Wall Street and Obama Gird for Game of Chicken on Dodd-Frank


Wall Street and Obama Gird for Game of Chicken on Dodd-Frank

President Barack Obama may have to decide whether it’s worth shutting down the government to protect tough rules for Wall Street.

Lobbyists for the biggest banks are trying to force the Obama administration into a game of chicken to see how far it’s willing to go to maintain industry reforms and some of the sweeping changes enacted in the Dodd-Frank Act of 2010. Despite Obama’s veto threats, they’re pushing lawmakers to include provisions that would roll back some of those changes in the end of year spending bill that has to be passed next month.

After failing to get enough congressional support for revisions such as a delay of strict rules known as a fiduciary standard for brokers who give retirement advice, the banking industry sees the appropriations bill as its last chance to win concessions this year. Lobbyists are following last year’s playbook, when they persuaded lawmakers to slip a provision that watered down rules for the $700 trillion derivatives market into a bill that funded the government.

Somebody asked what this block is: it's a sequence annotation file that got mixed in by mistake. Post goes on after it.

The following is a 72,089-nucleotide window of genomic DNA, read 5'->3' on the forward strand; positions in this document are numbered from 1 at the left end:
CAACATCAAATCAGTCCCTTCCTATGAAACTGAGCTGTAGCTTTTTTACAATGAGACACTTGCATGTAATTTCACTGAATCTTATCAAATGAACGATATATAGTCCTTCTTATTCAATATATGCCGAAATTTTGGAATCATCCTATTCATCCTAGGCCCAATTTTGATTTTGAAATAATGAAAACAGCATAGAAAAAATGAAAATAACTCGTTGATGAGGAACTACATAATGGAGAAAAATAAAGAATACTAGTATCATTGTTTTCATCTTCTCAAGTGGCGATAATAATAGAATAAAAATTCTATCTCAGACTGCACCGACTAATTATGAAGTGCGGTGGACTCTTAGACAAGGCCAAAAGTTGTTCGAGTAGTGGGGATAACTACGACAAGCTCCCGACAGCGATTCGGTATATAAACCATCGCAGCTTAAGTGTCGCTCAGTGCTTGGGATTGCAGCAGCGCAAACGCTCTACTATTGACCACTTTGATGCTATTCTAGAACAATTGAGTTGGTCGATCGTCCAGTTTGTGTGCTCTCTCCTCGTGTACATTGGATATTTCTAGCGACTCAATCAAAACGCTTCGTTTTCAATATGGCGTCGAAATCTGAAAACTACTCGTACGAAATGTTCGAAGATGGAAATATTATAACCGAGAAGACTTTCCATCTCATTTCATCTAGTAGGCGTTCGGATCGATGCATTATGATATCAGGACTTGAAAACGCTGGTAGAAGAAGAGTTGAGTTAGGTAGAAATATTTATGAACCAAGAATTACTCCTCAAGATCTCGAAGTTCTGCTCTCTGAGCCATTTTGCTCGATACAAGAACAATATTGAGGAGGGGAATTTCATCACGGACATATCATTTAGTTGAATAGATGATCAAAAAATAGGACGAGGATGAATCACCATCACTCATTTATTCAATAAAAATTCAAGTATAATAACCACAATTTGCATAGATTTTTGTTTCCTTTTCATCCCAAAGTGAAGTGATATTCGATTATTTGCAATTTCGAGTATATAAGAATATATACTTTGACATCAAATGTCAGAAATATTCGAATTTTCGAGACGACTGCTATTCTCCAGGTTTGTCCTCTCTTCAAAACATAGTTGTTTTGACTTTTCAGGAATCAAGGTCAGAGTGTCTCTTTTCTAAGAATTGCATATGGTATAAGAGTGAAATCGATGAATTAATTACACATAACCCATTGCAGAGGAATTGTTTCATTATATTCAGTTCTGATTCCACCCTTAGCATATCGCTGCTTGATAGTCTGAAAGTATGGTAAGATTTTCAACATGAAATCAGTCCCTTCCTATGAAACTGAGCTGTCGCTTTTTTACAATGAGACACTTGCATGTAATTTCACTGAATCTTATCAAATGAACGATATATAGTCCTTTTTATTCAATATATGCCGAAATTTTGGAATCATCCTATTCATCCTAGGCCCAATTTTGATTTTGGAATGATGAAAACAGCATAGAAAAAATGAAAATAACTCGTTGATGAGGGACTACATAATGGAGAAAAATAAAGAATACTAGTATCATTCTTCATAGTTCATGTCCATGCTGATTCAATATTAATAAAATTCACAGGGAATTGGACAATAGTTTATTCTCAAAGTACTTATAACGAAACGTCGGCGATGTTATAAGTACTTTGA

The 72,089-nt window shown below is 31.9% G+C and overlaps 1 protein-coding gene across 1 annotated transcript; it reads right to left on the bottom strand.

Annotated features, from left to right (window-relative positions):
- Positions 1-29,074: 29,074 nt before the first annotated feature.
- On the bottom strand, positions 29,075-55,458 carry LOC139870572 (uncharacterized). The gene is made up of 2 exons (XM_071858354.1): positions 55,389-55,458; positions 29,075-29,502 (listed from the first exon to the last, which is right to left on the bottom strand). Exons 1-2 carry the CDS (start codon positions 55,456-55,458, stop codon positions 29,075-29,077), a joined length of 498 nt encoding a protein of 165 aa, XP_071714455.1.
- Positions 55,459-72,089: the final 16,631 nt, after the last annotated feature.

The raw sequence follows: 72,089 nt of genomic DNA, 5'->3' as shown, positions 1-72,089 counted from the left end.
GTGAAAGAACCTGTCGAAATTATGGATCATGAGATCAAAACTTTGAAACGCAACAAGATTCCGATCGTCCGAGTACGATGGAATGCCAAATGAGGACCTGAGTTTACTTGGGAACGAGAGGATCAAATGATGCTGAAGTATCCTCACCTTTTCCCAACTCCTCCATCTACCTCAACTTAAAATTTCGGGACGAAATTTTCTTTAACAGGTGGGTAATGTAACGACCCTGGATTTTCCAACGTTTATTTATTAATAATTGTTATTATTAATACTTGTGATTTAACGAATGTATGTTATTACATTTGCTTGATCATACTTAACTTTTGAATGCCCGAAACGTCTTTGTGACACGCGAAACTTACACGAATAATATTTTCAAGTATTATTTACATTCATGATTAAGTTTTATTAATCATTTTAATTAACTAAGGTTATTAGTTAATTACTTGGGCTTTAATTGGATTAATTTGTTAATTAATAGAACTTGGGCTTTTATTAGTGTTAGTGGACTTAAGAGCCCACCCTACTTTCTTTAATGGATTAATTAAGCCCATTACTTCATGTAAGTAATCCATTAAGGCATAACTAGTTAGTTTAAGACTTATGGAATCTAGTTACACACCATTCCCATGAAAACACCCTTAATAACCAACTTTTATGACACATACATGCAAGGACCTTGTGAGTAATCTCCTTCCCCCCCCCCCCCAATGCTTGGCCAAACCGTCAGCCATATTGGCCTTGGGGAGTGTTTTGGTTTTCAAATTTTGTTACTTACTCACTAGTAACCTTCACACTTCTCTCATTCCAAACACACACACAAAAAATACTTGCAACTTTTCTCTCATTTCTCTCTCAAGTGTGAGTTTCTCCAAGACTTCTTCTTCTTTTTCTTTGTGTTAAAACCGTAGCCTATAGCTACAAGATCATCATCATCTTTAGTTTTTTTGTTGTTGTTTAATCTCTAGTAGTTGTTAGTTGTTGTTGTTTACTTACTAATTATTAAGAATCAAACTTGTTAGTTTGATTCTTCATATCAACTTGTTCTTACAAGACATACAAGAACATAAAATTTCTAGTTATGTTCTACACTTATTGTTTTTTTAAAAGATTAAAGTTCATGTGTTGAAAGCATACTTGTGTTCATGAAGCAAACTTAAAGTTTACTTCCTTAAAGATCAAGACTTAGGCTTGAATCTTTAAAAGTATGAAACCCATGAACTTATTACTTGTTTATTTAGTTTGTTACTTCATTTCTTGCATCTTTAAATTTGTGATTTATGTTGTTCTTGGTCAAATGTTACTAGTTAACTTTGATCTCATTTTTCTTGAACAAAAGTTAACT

“Issuing a veto threat of a standalone bill is a very different thing from having a large appropriations bill on your desk,” said Terry Haines, head of policy analysis for Evercore ISI.

Democratic lawmakers, led by Wall Street critic Senator Elizabeth Warren, along with key Obama administration officials, are going on the offensive early to rally support and prevent a repeat of what happened with derivatives. Some Democratic backing will be necessary for any changes to financial rules that are included in the appropriations bill since Republicans control only 54 seats in the Senate and at least 60 votes are needed.


Jill Hoffman, vice president of government affairs for the Financial Services Roundtable, said it’s important to make sure that the rule doesn’t prevent consumers from getting meaningful advice about their retirement accounts.

“We will keep all options on the table to make sure we preserve that access,” Hoffman said.

View full story on Bloomberg here.

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